Talk it up with groups
Engage your newspapers and media
Ask your nonprofits to spread the word
Meet professional advisors
Put it in writing to leave behind
Organize or piggyback on community events
Each one teach one!
Define it. Develop a basic explanation or definition of what an endowment is. The definition should speak to your community’s culture. Some communities have used: “It’s the community’s savings account.” Another, somewhat more technical definition, is: “A pool of money, contributed to by many, which is invested to produce income that we can use to make grants to local nonprofits whose good work improves everyone’s quality of life.”
Tell stories. Next, develop a set of stories that describe how endowments can help—or have helped—make things better in your community. There are many such stories. If you don’t yet have any local stories, borrow some from other community funds or foundations. Stories are often the best way to explain the purpose or the potential of a community endowment.
Talk it up with group. Arrange to make presentations—at which you explain the concept and also do some storytelling—to local civic clubs, faith organizations, and any organized groups.
Engage your newspapers and media. Get the idea of community endowment in print and on the air, and keep it there:
Ask your nonprofits to spread the word. Ask for help from your local nonprofits to help you sell the idea of endowments in general. And ask them to consider setting up an organization endowment for themselves in particular.
Meet professional advisors. Make visits to professional advisors—that is, all the financial advisors, lawyers, CPAs who help people in your community—and tell them what you’re doing. (Don’t forget funeral home directors; in rural areas, they often advise families about their finances when loved ones pass away.)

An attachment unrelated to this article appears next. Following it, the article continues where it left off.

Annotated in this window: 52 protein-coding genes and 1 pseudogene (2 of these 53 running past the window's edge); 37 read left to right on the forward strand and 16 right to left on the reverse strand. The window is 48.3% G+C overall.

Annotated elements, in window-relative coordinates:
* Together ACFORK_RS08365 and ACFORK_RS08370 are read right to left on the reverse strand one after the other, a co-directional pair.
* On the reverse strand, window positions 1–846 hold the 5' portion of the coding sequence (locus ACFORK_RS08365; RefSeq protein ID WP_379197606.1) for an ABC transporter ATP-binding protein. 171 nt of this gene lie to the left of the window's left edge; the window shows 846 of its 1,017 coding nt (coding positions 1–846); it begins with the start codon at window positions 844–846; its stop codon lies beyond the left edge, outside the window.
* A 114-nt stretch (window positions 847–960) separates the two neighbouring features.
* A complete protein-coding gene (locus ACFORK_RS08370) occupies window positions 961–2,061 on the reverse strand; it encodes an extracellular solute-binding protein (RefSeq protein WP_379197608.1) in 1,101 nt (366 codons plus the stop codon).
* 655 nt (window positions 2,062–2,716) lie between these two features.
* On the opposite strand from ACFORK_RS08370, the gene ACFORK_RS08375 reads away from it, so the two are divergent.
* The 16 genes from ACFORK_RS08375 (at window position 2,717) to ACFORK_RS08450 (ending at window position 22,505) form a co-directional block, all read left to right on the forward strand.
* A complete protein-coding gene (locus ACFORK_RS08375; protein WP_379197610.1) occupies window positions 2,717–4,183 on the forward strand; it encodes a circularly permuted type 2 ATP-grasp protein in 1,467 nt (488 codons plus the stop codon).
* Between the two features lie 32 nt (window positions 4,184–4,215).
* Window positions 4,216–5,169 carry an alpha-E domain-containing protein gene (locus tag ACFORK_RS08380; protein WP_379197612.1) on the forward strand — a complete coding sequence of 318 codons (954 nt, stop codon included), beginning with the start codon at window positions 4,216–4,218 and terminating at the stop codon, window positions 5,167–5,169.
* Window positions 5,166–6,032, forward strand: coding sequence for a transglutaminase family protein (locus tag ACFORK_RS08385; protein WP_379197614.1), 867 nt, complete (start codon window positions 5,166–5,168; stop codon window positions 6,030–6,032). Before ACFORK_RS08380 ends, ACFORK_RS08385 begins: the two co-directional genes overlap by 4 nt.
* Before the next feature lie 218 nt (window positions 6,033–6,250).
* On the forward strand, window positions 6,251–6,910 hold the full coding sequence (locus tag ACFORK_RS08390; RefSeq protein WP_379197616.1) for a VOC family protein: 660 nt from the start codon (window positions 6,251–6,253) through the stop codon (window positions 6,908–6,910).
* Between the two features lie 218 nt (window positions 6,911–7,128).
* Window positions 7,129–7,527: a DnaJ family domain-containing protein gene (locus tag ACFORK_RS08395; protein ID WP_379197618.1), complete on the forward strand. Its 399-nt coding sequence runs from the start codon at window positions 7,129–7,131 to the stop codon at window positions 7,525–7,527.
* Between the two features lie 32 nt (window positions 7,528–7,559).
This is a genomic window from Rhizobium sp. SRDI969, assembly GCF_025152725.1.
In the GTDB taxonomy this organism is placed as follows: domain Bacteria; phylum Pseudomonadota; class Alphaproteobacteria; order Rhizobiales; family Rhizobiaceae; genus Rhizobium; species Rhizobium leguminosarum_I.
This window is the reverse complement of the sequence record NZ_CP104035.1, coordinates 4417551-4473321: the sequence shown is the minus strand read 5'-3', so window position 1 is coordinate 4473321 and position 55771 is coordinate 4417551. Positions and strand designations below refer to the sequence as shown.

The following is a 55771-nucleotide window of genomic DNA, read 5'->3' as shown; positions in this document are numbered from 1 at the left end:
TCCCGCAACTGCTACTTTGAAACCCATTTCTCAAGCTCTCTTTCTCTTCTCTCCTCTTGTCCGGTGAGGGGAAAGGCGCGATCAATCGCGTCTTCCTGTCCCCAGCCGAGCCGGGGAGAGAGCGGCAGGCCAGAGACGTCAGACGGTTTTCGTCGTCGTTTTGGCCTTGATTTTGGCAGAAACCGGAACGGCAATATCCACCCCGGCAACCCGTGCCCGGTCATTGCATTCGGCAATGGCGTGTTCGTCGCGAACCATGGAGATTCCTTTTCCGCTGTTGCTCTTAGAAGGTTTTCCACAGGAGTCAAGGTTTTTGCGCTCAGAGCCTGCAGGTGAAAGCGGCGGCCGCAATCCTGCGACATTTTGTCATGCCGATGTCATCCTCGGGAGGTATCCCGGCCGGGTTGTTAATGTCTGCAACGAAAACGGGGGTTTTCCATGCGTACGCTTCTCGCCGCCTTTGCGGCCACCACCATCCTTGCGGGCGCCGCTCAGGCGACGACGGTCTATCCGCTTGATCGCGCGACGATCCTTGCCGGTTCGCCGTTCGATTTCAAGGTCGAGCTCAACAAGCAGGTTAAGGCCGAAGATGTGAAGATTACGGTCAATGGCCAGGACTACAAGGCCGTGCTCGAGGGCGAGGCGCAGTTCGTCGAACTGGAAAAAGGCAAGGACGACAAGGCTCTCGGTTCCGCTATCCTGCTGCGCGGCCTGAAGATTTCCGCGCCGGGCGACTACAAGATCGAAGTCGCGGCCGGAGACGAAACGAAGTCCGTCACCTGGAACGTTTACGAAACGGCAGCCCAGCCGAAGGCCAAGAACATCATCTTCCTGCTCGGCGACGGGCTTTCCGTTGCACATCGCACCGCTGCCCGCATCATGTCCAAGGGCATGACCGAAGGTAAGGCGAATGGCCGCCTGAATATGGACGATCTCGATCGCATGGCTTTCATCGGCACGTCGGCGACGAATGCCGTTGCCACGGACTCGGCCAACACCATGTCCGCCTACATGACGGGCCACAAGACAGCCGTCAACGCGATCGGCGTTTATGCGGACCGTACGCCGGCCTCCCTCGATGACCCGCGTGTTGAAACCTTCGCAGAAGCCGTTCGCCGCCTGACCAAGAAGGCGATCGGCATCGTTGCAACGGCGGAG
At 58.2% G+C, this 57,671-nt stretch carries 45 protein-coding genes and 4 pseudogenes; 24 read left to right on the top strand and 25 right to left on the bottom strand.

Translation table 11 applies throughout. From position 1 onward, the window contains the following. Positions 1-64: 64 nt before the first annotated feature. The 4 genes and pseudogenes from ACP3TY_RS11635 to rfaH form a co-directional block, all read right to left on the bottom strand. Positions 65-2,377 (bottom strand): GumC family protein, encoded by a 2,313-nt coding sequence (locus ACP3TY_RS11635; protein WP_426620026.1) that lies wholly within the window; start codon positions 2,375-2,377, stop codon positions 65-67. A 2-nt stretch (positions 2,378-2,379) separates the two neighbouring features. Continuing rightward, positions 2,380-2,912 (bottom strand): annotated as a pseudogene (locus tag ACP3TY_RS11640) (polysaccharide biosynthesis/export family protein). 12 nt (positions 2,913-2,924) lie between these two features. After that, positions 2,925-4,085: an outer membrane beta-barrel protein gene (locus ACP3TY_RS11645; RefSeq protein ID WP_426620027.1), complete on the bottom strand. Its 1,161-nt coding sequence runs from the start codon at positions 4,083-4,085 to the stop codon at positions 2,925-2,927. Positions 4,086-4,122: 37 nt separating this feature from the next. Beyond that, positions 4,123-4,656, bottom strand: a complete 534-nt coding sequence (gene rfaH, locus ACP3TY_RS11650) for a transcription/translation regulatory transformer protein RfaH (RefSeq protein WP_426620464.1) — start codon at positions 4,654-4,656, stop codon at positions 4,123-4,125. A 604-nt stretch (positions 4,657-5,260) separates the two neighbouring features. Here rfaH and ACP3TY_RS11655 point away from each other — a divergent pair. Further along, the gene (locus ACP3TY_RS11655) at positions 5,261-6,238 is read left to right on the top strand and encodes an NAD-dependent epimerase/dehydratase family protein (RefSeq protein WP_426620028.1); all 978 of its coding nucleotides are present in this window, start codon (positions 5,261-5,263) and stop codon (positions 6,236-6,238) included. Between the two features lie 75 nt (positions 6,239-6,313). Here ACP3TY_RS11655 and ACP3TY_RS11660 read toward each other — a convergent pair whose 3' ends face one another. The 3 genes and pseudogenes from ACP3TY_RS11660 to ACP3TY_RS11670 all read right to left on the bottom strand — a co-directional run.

Put it in writing to leave behind. Develop a simple brochure that you can leave with anyone and everyone you talk to, or that you can mail to people who ask for information. Ask if you can leave multiple copies in people’s homes or offices—especially with financial advisors.
Organize or piggyback on community events. Use communitywide events to educate people about endowment and help build it. This could be a kick-off luncheon or community supper, an annual festival where you set up a booth—whatever attracts crowds and good feeling where you live.
Each one teach one! Once your organizing group is thoroughly trained and conversant with the concept of philanthropy and endowments, talk with all your friends and family members, your neighbors and civic organizations where you volunteer about what your foundation is doing and how it will benefit the whole community. Soon, you have a veritable army of people spreading the word—and the work!